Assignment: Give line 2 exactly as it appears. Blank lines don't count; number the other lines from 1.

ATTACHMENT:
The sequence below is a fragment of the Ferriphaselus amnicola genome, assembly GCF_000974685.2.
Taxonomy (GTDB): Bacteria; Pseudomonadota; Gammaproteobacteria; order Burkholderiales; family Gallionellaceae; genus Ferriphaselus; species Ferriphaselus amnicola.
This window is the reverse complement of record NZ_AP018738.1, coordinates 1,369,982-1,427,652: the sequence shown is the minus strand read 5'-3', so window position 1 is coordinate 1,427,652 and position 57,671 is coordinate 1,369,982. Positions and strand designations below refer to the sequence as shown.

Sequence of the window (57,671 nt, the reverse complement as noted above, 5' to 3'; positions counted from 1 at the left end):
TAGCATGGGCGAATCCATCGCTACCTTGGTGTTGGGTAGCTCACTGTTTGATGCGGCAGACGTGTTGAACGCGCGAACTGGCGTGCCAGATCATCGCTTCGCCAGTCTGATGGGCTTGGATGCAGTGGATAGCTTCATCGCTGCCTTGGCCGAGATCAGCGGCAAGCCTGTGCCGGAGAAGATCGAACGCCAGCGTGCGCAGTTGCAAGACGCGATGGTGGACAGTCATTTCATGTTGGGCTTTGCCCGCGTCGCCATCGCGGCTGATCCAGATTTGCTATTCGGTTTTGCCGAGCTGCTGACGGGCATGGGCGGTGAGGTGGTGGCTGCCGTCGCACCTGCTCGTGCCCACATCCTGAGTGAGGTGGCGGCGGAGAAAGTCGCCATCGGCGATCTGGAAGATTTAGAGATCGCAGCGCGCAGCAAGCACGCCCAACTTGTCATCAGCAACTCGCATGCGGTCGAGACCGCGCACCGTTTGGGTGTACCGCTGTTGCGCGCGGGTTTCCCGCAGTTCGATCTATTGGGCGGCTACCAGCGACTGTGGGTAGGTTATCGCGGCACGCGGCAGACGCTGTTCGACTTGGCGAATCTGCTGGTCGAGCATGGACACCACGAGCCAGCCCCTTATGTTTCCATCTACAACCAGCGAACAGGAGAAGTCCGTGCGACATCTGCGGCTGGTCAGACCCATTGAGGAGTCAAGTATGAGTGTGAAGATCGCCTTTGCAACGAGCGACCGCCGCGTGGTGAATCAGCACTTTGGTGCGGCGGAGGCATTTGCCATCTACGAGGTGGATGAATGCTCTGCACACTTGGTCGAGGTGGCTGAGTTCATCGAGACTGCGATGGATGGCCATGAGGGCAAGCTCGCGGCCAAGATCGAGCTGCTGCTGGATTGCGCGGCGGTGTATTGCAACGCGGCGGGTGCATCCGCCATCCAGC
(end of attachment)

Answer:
Taxonomy (GTDB): Bacteria; Pseudomonadota; Gammaproteobacteria; order Burkholderiales; family Gallionellaceae; genus Ferriphaselus; species Ferriphaselus amnicola.